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My supervisor has asked me to submit an article that was already worked on before I joined our university.

The journal requires that a cover letter be submitted, but since I have contributed minimally to the manuscript, my supervisor has elected to be the corresponding author.

In writing the cover letter, is it appropriate to write on my behalf of myself but ask that they address all correspondence concerning this manuscript to the corresponding author [insert supervisor's email here]?

This manuscript is not in my field, but my supervisor wants me to get my name on it anyway to start working on other related projects that will be in my expertise.

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"Corresponding author" is just a corresponding author, the person the journal will communicate with. It's an administrative role, not one of value or prestige (typically; there may be some exceptions, see footnote); perhaps your subvisor is confused about this, but really I think they are just asking you to be their secretary.

The cover letter should be written on behalf of all the authors, even if a particular author signs it. It seems bizarre to me that someone would correspond with the journal on behalf of the rest of the authors and not be named the corresponding author, since that is exactly what a corresponding author is – if I am the editor, I would like to know who I should write to, so I ask you to tell me this by giving me that person's contact information, and I shall deem that person "corresponding author". If your supervisor will handle the rest of the correspondence, then the cover letter might as well be signed by them. If it's unimportant and lacking prestige to be a corresponding author, it's even less important and further from notable who wrote the text on a cover letter, there is no need (and zero value to you) to have your signature there.

This manuscript is not in my field, but my supervisor wants me to get my name on it anyway

Have you actually contributed materially to this manuscript, besides perhaps minor edits of the text itself? In the case where you haven't, you almost certainly should not be an author in the first place, and the rest is moot.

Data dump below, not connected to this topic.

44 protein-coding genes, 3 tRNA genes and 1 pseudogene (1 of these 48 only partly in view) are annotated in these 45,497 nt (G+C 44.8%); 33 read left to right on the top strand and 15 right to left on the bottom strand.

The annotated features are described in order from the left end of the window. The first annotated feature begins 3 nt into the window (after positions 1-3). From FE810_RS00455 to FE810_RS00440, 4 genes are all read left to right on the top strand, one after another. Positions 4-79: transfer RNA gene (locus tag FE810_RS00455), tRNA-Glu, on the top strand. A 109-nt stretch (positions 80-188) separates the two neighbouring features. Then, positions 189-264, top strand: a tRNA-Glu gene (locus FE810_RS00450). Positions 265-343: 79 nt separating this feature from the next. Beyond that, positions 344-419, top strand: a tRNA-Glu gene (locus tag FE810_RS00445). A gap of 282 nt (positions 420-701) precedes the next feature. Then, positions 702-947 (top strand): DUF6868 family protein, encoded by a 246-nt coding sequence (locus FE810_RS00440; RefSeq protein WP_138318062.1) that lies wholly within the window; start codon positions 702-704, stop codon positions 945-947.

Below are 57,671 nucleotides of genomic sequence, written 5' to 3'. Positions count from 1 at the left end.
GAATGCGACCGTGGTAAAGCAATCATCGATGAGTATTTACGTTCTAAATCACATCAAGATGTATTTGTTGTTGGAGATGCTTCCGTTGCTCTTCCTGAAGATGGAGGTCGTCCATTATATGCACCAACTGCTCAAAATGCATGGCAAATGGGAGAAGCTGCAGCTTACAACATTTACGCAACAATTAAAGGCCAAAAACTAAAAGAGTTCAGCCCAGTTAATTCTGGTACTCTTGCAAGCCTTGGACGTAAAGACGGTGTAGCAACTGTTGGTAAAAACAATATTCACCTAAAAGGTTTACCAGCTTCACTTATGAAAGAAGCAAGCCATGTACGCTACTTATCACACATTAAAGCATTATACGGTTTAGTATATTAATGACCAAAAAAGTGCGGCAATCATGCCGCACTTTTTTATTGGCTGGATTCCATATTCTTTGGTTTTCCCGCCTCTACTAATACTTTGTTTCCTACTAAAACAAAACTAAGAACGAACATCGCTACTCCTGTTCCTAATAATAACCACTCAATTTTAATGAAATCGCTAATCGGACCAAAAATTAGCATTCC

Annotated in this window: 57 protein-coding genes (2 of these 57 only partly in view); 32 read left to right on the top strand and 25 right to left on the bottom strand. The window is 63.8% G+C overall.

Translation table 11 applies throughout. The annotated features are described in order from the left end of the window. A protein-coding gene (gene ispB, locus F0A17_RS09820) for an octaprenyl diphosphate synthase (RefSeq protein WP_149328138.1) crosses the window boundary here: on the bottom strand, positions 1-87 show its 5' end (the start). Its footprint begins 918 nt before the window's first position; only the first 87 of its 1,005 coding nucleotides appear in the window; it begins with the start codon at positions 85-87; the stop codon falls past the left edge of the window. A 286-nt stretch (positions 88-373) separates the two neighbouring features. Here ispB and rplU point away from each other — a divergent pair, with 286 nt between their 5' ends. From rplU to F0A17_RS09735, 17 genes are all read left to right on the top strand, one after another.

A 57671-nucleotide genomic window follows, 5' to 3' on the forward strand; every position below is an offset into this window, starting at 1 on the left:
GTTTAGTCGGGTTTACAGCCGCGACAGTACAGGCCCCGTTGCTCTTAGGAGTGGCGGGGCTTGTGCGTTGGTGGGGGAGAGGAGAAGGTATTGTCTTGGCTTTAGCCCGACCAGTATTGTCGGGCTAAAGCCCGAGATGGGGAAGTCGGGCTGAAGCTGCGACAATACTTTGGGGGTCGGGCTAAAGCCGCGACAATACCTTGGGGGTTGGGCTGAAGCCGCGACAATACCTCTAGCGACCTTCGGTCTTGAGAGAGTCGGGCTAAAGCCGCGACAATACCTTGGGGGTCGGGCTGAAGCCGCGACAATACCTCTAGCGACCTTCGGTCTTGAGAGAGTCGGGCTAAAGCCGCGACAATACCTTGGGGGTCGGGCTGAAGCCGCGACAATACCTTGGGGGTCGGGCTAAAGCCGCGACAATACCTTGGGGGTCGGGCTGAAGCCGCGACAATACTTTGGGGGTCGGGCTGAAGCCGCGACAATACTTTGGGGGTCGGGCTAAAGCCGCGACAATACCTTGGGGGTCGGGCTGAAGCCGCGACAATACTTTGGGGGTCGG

footnote on corresponding authorship:

In some cases, particularly in fields where order of authorship does not signal contribution, people may use corresponding authorship to indicate the person primarily responsible for the work. Additionally or jointly with this, some journals also differentiate between a "corresponding author" and a "communicating/contact" one (the former listed in the published paper; the latter taking on the administrative role I described), or facilitate a different "corresponding author" during the submission process vs. in the published paper. See some prior Q&A here on the topic:

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    Yes, the dean's suggestion may well be unethical.
    – Buffy
    Jul 20, 2022 at 16:32
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    Recall that "corresponding author" can mean the person one is to contact first after publication if you have questions. Not that I ever follow that rule. The cover letter should be on behalf of all, with signatures a formality. Who is author is the big deal and I agree that something is rotten in Denmark. Jul 20, 2022 at 17:26
  • @BryanKrause I have made minor edits and additions to the paper. I am listed as the third author because that's where the dean told me to place my name.
    – WnGatRC456
    Jul 20, 2022 at 17:54
  • @WnGatRC456 At least in my field, that sounds insufficient for authorship.
    – Bryan Krause
    Jul 20, 2022 at 20:00

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